Of equal importance is Giovanni Terenzi, presenting two interesting Cesanese’ labels. The Cesanese del Piglio Velobra 2016 is balanced on the palate and has a great personality. The Cesanese del Piglio Colle Forma 2016 is aged in oak barrels for a long time, it has a spicy aroma and a persistent robust palate. Last but not least, there is the Cesanese del Piglio Superiore Vajoscuro Riserva 2016, which is refined in barriques and has great complexity and structure.
Do not miss Maria Ernesta Berrucci wines: the Cesanese del Piglio Mola da Piedi 2017 has intense aromas of cherries and licorice, a complex mouth, with aggressive tannins and a persistent finish, while Cesanese del Piglio Superiore L’Onda 2016 has aromas of wet earth, orange peel, and a generous mouthfeel.
Pileum also produces three interesting labels. The Cesanese del Piglio Superiore Massitium 2016 has spice and mineral notes and is very equilibrated. The Cesanese del Piglio Superiore Bolla di Urbano Riserva 2016 is vinified in cement tanks and has aromas of red fruits, while the Cesanese del Piglio Pilarocca Riserva 2016 is aged in oak barrels and barriques, has a pleasant complexity, with balsamic and spicy scents.
Last but not least, you should try the two versions of Cesanese by Coletti Conti: in the Cesanese del Piglio Superiore Hernicus 2016 we can gather a varied range of aromas, with red fruits and juniper in evidence, but also balsamic and spicy notes enlivened by other red fruits; the mouth has soft tannins and elegance, with a long finish. The Cesanese del Piglio Superiore Romanico 2016 is more complex and full-bodied.
Cesanese di Olevano Romano DOC
Ovevano Romano is the municipality that gives the name to this DOC. It is a hilly area in Valle del Sacco, at the foot of Mountain Simbruini. The volcanic soils with traces of clay and calcareous play into increased complexity in these wines. Damiano Ciolli and Marco Antonelli are two reference producers.
Damiano Ciolli has two very interesting labels. The Cesanese of Olevano Romano Cirsium Riserva 2014 is at the same time fresh and profound, with marked acidity and tannins that are softened by fruity flavors. The Cesanese of Olevano Romano Superiore Silene 2016 has notes of red fruits and spices, with gentle tannins and persistent finish.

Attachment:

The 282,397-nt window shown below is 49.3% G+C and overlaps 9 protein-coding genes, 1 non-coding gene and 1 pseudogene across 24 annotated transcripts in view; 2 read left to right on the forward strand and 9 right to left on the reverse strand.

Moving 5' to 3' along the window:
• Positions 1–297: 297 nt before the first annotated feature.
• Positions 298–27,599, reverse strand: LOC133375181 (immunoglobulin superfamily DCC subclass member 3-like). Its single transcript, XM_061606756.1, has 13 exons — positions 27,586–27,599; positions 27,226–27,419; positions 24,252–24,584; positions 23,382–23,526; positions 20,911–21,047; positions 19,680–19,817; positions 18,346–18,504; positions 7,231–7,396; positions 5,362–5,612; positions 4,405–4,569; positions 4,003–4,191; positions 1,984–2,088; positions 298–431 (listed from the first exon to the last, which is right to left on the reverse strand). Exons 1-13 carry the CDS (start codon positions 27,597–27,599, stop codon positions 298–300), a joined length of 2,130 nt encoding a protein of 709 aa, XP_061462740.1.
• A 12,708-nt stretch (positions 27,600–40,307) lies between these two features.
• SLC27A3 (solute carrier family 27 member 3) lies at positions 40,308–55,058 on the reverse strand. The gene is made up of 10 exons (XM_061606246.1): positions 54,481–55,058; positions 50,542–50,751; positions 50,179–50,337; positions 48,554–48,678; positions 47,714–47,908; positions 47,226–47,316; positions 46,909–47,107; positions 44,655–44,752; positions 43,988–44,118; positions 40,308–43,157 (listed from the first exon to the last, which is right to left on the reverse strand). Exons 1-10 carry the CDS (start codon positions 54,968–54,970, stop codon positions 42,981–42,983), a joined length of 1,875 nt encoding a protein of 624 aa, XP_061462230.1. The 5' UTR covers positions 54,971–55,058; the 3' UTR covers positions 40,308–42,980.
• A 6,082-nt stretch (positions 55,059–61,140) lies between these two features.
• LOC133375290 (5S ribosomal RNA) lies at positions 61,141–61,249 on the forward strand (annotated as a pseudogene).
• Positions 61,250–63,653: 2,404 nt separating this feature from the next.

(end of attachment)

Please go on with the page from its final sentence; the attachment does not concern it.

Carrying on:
Marco Antonelli presents three interesting versions of Cesanese wines, among which we prefer the unmissable Cesanese di Olevano Romano Il Fresco 2016 that has an engaging aroma of berries with a pleasant acidic and tannic palate. The Cesanese di Olevano Romano Superiore Tyto 2015 is very soft in the palate, with wild herbs aromas: a wine to be stored in the cellar.
Check also the wines from Olevano Romano wines from: Riccardi Reale, Proietti and Romano Alberto Giacobbe.
Cesanese di Affile DOC
The Cesanese di Affile DOC is produced solely in the municipality of Affile, in the province of Rome, and Serrore, in the province of Frosinone. The vineyards are located on the slopes of the Affilani mountains, where the soil is composed mainly of red soil, due to the great presence of iron oxide.
Raimondo produces two distinctive versions of Cesanese di Affile. The Cesanese di Affile Nemora 2016 has aromas of wild berries and moderate alcohol. The Cesanese di Affile Nemora 2016 has an interesting aging capacity, the nose reveals a dark character, with balsamic and citrus notes, while in the month is appreciated for the consistent and elegant tannins.
We would also like to recommend you other Cesanese labels outside of the Denomination areas. First the L’Maggiore Maggiore 2014 with its well-defined structure, secondly La Rose’s La Faiola Rosso 2015, very delicate, with fruity aromas and round texture. Lastly, the Cesanese 2016 from Casa Divina Providence is a complex, tannic and young wine, ready to be consumed.